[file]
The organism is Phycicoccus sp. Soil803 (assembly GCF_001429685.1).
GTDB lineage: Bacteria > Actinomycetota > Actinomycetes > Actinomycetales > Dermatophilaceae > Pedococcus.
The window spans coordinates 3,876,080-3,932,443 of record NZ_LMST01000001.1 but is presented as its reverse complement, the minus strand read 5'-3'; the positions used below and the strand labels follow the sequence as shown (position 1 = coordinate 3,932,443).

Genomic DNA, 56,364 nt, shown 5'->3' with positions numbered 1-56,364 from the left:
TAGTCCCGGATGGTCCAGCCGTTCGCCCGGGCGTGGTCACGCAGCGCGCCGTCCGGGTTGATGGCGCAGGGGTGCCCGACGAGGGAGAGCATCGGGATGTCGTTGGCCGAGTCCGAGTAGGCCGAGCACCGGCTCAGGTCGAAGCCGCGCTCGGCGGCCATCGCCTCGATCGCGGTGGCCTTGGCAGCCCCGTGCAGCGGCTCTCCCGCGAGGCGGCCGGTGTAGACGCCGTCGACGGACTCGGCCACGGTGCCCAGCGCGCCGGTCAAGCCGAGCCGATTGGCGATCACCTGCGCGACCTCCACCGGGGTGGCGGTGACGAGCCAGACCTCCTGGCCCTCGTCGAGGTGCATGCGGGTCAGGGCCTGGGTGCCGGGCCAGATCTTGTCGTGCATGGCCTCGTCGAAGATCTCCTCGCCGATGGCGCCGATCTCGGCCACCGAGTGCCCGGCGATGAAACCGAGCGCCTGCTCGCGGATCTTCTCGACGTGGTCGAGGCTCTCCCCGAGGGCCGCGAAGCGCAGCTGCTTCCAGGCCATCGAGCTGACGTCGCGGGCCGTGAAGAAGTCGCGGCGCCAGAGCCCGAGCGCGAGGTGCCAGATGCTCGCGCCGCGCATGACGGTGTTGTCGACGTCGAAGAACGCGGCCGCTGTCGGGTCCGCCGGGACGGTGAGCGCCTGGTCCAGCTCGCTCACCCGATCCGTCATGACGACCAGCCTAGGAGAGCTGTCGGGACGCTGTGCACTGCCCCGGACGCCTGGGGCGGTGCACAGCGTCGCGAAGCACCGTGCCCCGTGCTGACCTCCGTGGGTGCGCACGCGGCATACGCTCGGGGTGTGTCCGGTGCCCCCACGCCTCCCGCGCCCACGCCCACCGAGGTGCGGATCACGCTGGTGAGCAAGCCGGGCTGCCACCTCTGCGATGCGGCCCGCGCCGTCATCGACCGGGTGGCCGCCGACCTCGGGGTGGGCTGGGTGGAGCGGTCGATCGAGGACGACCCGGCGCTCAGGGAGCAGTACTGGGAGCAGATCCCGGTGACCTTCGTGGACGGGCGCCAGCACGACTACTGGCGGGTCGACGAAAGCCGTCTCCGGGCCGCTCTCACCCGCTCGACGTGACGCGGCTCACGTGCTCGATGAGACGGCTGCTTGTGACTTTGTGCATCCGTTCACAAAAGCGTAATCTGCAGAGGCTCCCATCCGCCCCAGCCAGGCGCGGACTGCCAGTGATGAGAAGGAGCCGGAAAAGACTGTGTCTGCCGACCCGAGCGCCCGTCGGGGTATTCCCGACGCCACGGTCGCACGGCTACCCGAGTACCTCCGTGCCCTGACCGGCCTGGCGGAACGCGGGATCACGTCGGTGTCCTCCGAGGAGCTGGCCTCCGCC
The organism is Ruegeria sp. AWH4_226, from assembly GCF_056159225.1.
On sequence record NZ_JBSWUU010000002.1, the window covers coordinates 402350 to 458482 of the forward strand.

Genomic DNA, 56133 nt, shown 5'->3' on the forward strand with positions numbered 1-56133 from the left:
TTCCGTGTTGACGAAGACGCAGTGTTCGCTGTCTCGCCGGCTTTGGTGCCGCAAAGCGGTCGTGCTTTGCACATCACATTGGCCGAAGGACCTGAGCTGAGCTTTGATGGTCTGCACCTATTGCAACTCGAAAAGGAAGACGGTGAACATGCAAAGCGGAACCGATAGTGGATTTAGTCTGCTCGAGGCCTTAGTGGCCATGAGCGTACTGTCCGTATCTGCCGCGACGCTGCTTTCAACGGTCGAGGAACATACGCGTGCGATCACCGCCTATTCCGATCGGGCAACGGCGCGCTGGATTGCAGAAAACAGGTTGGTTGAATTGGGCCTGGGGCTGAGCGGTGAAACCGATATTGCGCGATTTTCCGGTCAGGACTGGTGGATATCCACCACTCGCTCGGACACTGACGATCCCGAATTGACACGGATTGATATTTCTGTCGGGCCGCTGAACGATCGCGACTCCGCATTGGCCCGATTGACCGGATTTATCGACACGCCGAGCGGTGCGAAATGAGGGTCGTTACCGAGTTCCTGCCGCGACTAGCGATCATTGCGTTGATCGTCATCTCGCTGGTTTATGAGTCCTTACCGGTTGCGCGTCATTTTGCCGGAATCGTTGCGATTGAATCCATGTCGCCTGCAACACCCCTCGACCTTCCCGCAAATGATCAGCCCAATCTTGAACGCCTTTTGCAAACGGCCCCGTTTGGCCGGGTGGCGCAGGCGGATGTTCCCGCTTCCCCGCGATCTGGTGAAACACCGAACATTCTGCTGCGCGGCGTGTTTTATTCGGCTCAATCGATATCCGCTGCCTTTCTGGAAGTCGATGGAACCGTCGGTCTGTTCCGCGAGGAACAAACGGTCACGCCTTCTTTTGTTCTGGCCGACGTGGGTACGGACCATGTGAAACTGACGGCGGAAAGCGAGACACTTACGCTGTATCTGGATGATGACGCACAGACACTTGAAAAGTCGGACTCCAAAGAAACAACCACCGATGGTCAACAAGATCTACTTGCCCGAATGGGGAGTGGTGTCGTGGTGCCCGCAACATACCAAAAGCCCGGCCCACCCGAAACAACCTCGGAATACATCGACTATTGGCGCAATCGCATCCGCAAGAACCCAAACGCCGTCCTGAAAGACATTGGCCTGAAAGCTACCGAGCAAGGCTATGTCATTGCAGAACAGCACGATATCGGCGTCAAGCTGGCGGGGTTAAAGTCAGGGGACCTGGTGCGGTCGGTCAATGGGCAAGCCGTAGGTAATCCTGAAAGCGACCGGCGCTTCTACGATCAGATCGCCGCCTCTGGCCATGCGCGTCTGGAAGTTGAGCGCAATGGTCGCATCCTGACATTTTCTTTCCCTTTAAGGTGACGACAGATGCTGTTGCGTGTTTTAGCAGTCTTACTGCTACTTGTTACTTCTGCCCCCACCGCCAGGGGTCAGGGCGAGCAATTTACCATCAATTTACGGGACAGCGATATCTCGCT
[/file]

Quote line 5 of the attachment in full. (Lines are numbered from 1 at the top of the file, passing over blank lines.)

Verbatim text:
TAGTCCCGGATGGTCCAGCCGTTCGCCCGGGCGTGGTCACGCAGCGCGCCGTCCGGGTTGATGGCGCAGGGGTGCCCGACGAGGGAGAGCATCGGGATGTCGTTGGCCGAGTCCGAGTAGGCCGAGCACCGGCTCAGGTCGAAGCCGCGCTCGGCGGCCATCGCCTCGATCGCGGTGGCCTTGGCAGCCCCGTGCAGCGGCTCTCCCGCGAGGCGGCCGGTGTAGACGCCGTCGACGGACTCGGCCACGGTGCCCAGCGCGCCGGTCAAGCCGAGCCGATTGGCGATCACCTGCGCGACCTCCACCGGGGTGGCGGTGACGAGCCAGACCTCCTGGCCCTCGTCGAGGTGCATGCGGGTCAGGGCCTGGGTGCCGGGCCAGATCTTGTCGTGCATGGCCTCGTCGAAGATCTCCTCGCCGATGGCGCCGATCTCGGCCACCGAGTGCCCGGCGATGAAACCGAGCGCCTGCTCGCGGATCTTCTCGACGTGGTCGAGGCTCTCCCCGAGGGCCGCGAAGCGCAGCTGCTTCCAGGCCATCGAGCTGACGTCGCGGGCCGTGAAGAAGTCGCGGCGCCAGAGCCCGAGCGCGAGGTGCCAGATGCTCGCGCCGCGCATGACGGTGTTGTCGACGTCGAAGAACGCGGCCGCTGTCGGGTCCGCCGGGACGGTGAGCGCCTGGTCCAGCTCGCTCACCCGATCCGTCATGACGACCAGCCTAGGAGAGCTGTCGGGACGCTGTGCACTGCCCCGGACGCCTGGGGCGGTGCACAGCGTCGCGAAGCACCGTGCCCCGTGCTGACCTCCGTGGGTGCGCACGCGGCATACGCTCGGGGTGTGTCCGGTGCCCCCACGCCTCCCGCGCCCACGCCCACCGAGGTGCGGATCACGCTGGTGAGCAAGCCGGGCTGCCACCTCTGCGATGCGGCCCGCGCCGTCATCGACCGGGTGGCCGCCGACCTCGGGGTGGGCTGGGTGGAGCGGTCGATCGAGGACGACCCGGCGCTCAGGGAGCAGTACTGGGAGCAGATCCCGGTGACCTTCGTGGACGGGCGCCAGCACGACTACTGGCGGGTCGACGAAAGCCGTCTCCGGGCCGCTCTCACCCGCTCGACGTGACGCGGCTCACGTGCTCGATGAGACGGCTGCTTGTGACTTTGTGCATCCGTTCACAAAAGCGTAATCTGCAGAGGCTCCCATCCGCCCCAGCCAGGCGCGGACTGCCAGTGATGAGAAGGAGCCGGAAAAGACTGTGTCTGCCGACCCGAGCGCCCGTCGGGGTATTCCCGACGCCACGGTCGCACGGCTACCCGAGTACCTCCGTGCCCTGACCGGCCTGGCGGAACGCGGGATCACGTCGGTGTCCTCCGAGGAGCTGGCCTCCGCC